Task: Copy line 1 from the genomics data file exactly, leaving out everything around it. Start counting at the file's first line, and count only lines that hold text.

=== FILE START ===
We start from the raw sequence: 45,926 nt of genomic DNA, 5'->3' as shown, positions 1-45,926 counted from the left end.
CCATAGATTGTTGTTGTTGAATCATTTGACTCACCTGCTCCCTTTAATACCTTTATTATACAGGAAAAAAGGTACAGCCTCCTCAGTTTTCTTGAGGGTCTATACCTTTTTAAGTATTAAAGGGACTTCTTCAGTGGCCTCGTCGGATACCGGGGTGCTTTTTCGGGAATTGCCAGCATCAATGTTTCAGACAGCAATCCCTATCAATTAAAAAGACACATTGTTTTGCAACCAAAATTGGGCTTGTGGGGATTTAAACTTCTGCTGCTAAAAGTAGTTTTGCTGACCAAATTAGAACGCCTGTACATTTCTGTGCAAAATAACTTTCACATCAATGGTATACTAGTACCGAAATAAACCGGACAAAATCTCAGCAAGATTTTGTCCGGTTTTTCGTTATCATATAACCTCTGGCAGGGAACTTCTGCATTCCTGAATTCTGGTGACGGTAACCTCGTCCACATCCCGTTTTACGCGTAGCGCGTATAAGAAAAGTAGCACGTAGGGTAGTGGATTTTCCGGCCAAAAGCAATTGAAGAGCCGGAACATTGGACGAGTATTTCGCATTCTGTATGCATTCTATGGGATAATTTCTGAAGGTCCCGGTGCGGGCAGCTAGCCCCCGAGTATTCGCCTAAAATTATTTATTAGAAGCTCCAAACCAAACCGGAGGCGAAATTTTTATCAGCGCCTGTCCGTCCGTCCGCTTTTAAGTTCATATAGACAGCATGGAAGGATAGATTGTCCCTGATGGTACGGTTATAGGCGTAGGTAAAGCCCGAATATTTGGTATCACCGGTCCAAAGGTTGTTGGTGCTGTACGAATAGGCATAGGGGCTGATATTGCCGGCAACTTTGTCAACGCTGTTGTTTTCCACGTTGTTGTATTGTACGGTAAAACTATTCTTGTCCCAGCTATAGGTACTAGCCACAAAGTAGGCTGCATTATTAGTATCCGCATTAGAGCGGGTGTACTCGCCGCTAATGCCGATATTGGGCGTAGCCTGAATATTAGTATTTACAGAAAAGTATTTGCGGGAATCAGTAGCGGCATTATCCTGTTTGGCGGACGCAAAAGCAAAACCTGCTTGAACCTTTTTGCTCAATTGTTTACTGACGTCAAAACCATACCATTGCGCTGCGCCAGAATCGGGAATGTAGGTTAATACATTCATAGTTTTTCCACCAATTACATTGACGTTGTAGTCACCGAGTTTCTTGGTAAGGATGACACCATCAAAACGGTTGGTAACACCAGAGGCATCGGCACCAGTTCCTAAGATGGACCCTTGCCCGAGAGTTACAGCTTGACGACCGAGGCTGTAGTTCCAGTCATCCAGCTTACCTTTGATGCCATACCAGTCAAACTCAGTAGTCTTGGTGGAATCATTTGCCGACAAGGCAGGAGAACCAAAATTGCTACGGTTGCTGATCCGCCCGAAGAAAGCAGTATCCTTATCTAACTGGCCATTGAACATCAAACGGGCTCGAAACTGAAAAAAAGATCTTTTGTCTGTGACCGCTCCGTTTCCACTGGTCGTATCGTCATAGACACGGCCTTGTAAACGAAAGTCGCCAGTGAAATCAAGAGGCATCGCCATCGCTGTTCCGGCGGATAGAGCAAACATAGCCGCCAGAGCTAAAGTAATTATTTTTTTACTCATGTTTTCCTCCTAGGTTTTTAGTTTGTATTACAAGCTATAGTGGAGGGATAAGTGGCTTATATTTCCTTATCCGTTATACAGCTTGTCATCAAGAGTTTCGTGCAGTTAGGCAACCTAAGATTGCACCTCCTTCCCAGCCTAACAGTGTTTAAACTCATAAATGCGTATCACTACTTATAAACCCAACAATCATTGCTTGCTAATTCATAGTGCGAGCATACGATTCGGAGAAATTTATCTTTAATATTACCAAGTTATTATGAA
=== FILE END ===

We start from the raw sequence: 45,926 nt of genomic DNA, 5'->3' as shown, positions 1-45,926 counted from the left end.